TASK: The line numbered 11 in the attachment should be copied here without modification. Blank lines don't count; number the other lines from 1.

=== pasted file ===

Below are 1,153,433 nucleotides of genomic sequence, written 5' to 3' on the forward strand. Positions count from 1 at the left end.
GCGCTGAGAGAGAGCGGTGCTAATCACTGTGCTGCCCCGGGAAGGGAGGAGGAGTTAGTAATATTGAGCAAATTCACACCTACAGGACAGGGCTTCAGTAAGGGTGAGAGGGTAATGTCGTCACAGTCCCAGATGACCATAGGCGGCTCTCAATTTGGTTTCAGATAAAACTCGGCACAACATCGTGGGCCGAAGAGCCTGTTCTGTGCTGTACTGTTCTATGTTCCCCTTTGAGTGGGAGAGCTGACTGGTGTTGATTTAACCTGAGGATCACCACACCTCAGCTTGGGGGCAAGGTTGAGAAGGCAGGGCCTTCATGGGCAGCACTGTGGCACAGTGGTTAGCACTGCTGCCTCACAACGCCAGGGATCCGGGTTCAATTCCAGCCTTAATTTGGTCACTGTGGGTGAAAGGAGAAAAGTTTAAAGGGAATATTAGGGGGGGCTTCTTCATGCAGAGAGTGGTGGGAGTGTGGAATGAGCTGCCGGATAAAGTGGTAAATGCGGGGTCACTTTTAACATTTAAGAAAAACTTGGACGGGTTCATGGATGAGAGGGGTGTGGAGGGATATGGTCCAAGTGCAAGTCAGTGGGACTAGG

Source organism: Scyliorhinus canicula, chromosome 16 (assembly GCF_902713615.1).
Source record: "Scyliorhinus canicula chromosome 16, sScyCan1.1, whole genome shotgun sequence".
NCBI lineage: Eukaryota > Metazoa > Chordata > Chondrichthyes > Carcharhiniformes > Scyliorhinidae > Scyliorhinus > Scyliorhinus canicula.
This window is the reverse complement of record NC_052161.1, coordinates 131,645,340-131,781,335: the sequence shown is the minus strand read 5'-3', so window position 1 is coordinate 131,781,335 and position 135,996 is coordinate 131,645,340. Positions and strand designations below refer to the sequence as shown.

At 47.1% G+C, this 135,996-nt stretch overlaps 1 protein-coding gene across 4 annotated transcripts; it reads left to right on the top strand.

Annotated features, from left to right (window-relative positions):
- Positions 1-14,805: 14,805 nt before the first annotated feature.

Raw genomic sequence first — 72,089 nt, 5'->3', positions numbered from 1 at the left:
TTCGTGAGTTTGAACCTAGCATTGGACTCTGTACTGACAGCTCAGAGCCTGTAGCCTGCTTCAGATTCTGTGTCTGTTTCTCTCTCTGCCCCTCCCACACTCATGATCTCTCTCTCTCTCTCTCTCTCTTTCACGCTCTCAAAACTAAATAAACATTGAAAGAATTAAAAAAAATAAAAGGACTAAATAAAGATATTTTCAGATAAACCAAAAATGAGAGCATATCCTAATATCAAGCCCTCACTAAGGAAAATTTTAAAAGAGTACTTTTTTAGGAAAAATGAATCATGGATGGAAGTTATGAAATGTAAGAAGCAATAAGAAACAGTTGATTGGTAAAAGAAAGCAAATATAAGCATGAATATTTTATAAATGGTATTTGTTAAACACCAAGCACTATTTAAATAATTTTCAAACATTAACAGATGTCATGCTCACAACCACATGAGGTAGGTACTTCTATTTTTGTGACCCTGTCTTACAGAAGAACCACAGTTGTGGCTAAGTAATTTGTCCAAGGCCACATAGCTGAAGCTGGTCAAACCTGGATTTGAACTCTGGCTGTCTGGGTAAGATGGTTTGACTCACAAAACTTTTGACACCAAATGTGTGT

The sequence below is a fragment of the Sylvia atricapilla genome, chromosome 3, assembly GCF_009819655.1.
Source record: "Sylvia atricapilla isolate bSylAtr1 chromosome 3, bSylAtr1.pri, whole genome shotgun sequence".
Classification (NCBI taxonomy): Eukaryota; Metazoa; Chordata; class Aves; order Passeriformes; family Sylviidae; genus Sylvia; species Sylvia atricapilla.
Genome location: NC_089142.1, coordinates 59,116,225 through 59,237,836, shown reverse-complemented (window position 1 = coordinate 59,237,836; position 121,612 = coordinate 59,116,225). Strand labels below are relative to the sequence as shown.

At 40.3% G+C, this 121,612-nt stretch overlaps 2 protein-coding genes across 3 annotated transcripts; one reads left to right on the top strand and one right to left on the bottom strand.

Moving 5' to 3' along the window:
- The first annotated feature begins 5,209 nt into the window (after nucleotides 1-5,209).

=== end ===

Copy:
TTCGTGAGTTTGAACCTAGCATTGGACTCTGTACTGACAGCTCAGAGCCTGTAGCCTGCTTCAGATTCTGTGTCTGTTTCTCTCTCTGCCCCTCCCACACTCATGATCTCTCTCTCTCTCTCTCTCTCTTTCACGCTCTCAAAACTAAATAAACATTGAAAGAATTAAAAAAAATAAAAGGACTAAATAAAGATATTTTCAGATAAACCAAAAATGAGAGCATATCCTAATATCAAGCCCTCACTAAGGAAAATTTTAAAAGAGTACTTTTTTAGGAAAAATGAATCATGGATGGAAGTTATGAAATGTAAGAAGCAATAAGAAACAGTTGATTGGTAAAAGAAAGCAAATATAAGCATGAATATTTTATAAATGGTATTTGTTAAACACCAAGCACTATTTAAATAATTTTCAAACATTAACAGATGTCATGCTCACAACCACATGAGGTAGGTACTTCTATTTTTGTGACCCTGTCTTACAGAAGAACCACAGTTGTGGCTAAGTAATTTGTCCAAGGCCACATAGCTGAAGCTGGTCAAACCTGGATTTGAACTCTGGCTGTCTGGGTAAGATGGTTTGACTCACAAAACTTTTGACACCAAATGTGTGT